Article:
The Vegetable Therapist – Something Will Turnip

Ok, it was never my intention for the Vegetable Therapist posts to be a source of terrible, terrible puns, but as it happens, vegetables lend themselves to them too well to resist. Rather than continue to apologize, I’ve decided to revel in it.

Additionally, you may have noticed that you get not one, but TWO installments of VT this month. I figured that since we missed December, we’d cram some additional vegetables into January. There’s also the not-so-secret fact that winter vegetables are some of my favorites, and I’d like to make these posts as seasonal as possible. So you get two roots for the price of one!

Speaking of which, turnips, like many of their Brassica family brethren, provide two vegetables for the price of one – the root, which is what we are most likely to think of, and the leaves, which are a lovely, peppery green similar to mustard greens in taste. They’re also highly nutritious, so if you happen into some whole turnips, don’t throw those tops away! Use them in your favorite greens recipe – I’m personally a big fan of simply sauteed until tender with some garlic and a good amount of salt and pepper, but get as fancy as you like.

However, the person who asked for help in liking turnip was, I believe, referring to the roots, and it’s easy to understand why. Turnips are often treated like a lesser potato – usually boiled and mashed and served with some butter and boring, boring, boring. What flavor they do have can take some getting used to – a faint pungency similar to that of its cousins horseradish and mustard. However, they’re worth learning to love – low-calorie, high-fiber, and packed with vitamin C and smaller amounts of folate, calcium, and potassium. Cooked they lose that whiff of sulfur and become a nice addition to your root vegetable repertoire.

I wanted to find a recipe that went beyond boiling and mashing. Here’s a recipe for turnip gratin that sounds intriguing, but wasn’t quite what I wanted. For one, it’s still turnip as a stand-in for potato, for another, the amount of cheese and heavy cream rather negates the health benefits and seems like cheating – what couldn’t you eat if I slathered it in cheese sauce first? My mind was already wandering in the direction of braised and glazed when I came across this! The braising and glazing renders them sweet and tender, while the vinaigrette plays nicely with that mustardy taste, turning it into an asset as opposed to a detriment.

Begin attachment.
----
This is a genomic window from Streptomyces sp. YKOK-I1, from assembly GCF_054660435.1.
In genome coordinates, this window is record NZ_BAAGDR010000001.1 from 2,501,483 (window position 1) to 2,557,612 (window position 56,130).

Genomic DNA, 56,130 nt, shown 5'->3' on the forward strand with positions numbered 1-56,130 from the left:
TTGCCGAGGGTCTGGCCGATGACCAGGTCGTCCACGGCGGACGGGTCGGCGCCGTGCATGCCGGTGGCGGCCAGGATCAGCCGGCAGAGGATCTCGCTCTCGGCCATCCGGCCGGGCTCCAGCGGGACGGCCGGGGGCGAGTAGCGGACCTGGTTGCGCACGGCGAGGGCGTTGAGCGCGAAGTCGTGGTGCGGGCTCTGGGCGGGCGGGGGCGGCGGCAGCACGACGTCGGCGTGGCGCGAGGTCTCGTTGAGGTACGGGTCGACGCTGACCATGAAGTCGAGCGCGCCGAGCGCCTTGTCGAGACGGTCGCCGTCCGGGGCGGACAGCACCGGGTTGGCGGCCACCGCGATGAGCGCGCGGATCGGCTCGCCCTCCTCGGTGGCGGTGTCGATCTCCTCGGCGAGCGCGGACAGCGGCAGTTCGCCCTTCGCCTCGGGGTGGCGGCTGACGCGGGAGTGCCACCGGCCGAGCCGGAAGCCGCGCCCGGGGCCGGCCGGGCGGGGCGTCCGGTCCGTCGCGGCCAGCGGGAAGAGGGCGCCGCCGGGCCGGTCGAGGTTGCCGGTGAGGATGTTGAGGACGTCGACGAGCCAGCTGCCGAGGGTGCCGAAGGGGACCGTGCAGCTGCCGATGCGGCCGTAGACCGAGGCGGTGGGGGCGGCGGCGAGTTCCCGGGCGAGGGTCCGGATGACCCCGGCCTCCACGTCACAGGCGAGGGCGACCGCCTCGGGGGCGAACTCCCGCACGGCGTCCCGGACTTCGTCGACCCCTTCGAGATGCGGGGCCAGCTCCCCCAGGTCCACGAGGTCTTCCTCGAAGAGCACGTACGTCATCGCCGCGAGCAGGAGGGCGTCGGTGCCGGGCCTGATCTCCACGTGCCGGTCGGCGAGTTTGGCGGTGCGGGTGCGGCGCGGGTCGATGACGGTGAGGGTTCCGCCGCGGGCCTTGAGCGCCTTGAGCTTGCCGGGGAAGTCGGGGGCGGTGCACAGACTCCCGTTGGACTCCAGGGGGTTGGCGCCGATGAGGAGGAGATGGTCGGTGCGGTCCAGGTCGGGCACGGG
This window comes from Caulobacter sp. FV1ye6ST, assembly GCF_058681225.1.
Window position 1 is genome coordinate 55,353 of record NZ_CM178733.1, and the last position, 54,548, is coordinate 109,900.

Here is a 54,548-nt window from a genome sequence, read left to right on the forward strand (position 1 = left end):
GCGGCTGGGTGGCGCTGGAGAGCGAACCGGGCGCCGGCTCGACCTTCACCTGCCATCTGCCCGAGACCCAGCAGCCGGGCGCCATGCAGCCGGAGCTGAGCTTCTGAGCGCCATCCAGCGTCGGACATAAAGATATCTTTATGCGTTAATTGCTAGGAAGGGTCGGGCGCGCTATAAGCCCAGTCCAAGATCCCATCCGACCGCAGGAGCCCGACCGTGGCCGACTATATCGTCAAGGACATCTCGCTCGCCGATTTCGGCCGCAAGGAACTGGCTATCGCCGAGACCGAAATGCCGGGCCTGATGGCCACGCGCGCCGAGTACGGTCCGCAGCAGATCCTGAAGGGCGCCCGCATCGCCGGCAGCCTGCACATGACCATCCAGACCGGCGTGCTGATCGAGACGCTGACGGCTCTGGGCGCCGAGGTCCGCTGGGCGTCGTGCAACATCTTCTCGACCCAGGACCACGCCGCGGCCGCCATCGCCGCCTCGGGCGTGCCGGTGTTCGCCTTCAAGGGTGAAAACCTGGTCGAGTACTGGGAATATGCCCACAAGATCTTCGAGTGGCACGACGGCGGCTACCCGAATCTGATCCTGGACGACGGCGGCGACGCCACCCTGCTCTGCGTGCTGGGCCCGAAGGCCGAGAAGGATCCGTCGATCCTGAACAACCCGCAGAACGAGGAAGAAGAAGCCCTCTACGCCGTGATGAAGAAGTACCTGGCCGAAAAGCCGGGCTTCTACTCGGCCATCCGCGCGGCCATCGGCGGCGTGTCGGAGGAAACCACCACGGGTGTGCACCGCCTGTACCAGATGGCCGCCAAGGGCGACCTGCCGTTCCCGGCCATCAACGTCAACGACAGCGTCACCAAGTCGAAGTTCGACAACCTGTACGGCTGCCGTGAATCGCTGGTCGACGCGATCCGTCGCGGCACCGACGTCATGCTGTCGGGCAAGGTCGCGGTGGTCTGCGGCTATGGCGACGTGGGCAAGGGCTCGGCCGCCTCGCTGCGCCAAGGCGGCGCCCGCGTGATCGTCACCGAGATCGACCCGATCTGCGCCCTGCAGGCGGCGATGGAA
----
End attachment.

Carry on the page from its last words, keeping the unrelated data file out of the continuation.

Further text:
Aren’t the little poppy seeds cute? They’re the only ingredient in the recipe you might not have just lying around the house, but I recommend getting them – they add a little pop and crunch that shouldn’t be missed.

Per Chow’s suggestion, I did serve these with corned beef, though I did not corn it myself. (This time.)
Boiled Dinner
Look at that – so New England!

One last fun turnip fact – while the rutabaga is very closely related, it is not precisely turnip, but a cross between a turnip and a cabbage! I personally find them a bit sweeter and less sulfurous. They are popularly used as jack-o-lanterns in Britain and Ireland, and when I was a wee kid, I was obsessed with Carl Sandburg’s Rootabaga Stories, a totally amazing book of “American fairy-tales” that had some rather haunting ideas. You can download them here, if you’re curious about the stories that shaped my childhood. They may explain a lot.


5 responses to “The Vegetable Therapist – Something Will Turnip

  1. Pingback: Tweets that mention The Vegetable Therapist – Something Will Turnip « Adventures in Food --

  2. being nee root, i heard a LOT about rootabagas/rutabagas growing up. so it was great to hear about turnips, too! and puns. and i will try this recipe for certain.

    • theredmenaceeats

      I am the queen of terrible puns – it is my birthright. As yours is apparently rutabagas. But I think you will enjoy this recipe – it was an all-around hit here in the Menace household, even though 50% of us are not usually fans of vinegar. I consider that a victory!

  3. I tried a very similar recipe from the Boston Organics newsletter because I was intrigued by the poppy seeds and actually had some on hand, but their proportions were WAY off and sadly that ruined the dish. I can’t wait to try again with this recipe!

    • theredmenaceeats

      Oh, I’m intrigued and would love to know the differences. Too much vinegar? I will say that the “glazing” portion of this recipe takes a bit longer than they say – be patient with it because it’s worth it!

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